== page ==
Title

Leveraging Smallholder Livestock Production to Reduce Anemia: A Qualitative Study of Three Agroecological Zones in Ghana

Document Type

Article

Publication Date

7-19-2018

Keywords

Animal-source foods, Anemia, Nutrition, Livestock production and management, Infectious diseases, Ghana

Organizational Units

College of Natual Science and Mathematics, Geography and the Environment

Abstract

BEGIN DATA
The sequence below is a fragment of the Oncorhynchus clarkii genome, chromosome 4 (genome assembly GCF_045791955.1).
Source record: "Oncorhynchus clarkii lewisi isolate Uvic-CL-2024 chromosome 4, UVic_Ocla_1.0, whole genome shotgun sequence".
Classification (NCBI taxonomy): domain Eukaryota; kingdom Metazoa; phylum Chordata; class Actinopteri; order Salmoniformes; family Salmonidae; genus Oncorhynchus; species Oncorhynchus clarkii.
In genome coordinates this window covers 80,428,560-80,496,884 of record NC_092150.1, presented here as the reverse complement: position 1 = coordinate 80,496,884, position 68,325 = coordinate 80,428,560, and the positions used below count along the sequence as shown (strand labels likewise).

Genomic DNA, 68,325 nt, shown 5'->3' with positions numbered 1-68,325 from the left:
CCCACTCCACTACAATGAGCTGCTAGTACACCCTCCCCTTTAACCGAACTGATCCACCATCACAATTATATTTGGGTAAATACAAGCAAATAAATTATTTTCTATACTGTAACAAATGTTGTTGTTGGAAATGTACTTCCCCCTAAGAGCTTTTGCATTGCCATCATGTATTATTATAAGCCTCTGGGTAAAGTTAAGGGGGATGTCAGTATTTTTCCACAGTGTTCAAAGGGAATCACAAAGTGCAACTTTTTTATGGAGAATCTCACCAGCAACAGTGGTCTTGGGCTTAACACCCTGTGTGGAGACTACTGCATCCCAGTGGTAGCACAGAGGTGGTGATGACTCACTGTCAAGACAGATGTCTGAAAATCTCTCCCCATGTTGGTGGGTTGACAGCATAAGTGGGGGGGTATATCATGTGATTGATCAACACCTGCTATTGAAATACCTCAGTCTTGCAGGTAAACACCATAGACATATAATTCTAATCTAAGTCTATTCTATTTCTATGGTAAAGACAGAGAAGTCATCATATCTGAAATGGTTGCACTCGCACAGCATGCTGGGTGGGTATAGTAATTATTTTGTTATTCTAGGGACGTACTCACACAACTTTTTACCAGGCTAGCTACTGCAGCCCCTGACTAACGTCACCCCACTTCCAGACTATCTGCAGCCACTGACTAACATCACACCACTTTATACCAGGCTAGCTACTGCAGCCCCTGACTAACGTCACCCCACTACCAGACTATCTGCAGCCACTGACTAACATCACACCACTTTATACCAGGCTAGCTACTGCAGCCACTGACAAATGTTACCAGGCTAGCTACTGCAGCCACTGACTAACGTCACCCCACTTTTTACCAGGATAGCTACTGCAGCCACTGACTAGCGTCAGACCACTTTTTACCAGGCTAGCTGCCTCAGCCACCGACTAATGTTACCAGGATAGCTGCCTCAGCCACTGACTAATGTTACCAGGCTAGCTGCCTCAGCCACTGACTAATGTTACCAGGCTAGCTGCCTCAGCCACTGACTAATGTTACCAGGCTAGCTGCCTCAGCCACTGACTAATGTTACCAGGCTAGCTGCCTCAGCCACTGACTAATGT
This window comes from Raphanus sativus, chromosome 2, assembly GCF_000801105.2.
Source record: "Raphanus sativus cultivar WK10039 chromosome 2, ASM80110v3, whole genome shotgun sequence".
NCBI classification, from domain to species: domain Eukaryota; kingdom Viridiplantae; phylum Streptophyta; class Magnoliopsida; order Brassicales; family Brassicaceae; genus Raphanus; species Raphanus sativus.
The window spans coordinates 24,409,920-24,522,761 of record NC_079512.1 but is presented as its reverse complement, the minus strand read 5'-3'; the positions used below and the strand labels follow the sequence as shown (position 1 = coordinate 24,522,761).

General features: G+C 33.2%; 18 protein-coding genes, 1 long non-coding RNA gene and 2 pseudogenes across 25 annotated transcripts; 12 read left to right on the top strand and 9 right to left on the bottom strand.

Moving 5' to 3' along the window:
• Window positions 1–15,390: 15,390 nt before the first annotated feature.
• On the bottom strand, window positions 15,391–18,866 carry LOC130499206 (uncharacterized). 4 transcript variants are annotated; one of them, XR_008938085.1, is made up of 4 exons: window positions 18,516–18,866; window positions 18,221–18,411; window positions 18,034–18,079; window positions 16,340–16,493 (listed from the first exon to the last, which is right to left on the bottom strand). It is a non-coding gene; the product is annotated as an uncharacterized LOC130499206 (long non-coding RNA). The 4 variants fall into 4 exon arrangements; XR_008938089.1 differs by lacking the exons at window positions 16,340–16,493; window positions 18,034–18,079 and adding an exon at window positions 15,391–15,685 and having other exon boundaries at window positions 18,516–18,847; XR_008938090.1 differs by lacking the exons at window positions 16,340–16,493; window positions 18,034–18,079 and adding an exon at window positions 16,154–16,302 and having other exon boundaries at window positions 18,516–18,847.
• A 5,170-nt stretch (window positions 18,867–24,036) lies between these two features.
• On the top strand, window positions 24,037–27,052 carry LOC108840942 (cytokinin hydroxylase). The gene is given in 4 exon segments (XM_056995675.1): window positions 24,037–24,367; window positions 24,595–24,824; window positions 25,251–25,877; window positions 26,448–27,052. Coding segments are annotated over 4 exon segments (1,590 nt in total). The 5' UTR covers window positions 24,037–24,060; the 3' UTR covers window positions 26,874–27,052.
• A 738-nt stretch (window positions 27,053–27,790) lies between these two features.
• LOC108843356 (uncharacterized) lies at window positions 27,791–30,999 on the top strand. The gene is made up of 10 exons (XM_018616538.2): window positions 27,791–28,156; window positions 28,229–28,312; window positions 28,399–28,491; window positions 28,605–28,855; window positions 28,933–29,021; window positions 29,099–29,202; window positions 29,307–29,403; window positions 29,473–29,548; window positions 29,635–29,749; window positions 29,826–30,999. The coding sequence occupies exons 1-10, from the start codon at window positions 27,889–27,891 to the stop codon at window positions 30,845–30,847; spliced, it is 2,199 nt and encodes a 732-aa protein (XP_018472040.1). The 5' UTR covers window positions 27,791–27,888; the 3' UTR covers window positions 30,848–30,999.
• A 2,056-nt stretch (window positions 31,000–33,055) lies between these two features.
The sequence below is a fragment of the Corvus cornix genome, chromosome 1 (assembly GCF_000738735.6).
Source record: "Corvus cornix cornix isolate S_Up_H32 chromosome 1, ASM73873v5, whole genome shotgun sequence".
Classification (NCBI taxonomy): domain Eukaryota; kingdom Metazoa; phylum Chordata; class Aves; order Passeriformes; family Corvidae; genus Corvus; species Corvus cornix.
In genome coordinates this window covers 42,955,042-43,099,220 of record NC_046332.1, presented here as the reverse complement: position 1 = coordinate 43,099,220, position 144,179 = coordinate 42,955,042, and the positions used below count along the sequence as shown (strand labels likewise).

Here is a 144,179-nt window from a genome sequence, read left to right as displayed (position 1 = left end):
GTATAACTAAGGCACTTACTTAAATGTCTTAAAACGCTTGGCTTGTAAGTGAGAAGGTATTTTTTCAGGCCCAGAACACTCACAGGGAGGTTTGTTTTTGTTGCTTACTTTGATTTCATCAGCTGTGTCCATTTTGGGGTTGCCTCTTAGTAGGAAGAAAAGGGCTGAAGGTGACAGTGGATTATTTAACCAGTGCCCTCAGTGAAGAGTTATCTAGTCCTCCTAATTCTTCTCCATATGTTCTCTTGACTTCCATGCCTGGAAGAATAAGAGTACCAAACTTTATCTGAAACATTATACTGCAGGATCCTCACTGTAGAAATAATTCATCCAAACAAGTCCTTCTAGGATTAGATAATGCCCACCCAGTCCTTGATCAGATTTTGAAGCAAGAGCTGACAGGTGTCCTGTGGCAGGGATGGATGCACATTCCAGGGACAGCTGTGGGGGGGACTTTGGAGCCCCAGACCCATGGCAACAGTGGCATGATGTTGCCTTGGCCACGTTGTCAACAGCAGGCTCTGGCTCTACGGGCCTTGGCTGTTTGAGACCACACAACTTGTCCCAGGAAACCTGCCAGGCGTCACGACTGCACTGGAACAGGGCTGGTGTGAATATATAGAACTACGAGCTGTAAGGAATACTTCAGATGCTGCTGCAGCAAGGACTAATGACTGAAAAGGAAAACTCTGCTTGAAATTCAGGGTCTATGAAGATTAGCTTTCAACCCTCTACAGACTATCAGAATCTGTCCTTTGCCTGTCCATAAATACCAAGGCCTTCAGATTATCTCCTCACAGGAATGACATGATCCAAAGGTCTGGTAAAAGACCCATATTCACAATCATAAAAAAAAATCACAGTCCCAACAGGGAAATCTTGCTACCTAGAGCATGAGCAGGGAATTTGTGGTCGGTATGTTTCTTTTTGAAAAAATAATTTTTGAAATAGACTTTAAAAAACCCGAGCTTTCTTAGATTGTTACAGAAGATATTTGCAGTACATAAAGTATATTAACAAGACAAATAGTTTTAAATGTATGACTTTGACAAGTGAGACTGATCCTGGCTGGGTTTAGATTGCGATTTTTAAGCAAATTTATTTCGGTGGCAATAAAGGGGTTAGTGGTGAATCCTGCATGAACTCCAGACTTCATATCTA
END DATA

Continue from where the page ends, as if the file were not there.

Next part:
Livestock production and Animal-Source Foods (ASFs) like meat, milk, and eggs are excellent sources of essential micronutrients, including iron and zinc. There is evidence that encouraging increased access to and consumption of these ASFs may either positively or negatively impact anemia, or have no nutritional effects. Drawing upon first-hand experiences in Ghana, this study sought to: (1) identify the main motivations for raising livestock in Ghana; (2) describe the major barriers to consuming ASFs, especially among women of reproductive age (WRA); and (3) explore the feasibility of different livestock-centered interventions to reduce anemia. Key informant interviews and focus group discussions were held with relevant stakeholders at different geographical scales - the national, regional, district, and community levels. The results suggest that livestock enable savings, allow resource-poor households to accumulate assets, and help finance planned and unplanned expenditures (e.g., school fees and illness). Due to these multiple and often pressing uses, direct consumption of home-reared ASFs is not a major priority, especially for poor households. Even when ASFs are consumed, intra-household allocation does not favor women and adolescent girls, demographic groups with particularly high micronutrient requirements. The study participants discussed possible interventions to address these challenges, including (1) increasing livestock ownership through in-kind credit; (2) encouraging nutrition-related behavior change; (3) improving livestock housing; and (4) hatchery management. The paper discusses these interventions based upon potential acceptance, feasibility, cost effectiveness, and sustainability in the Ghanaian context.

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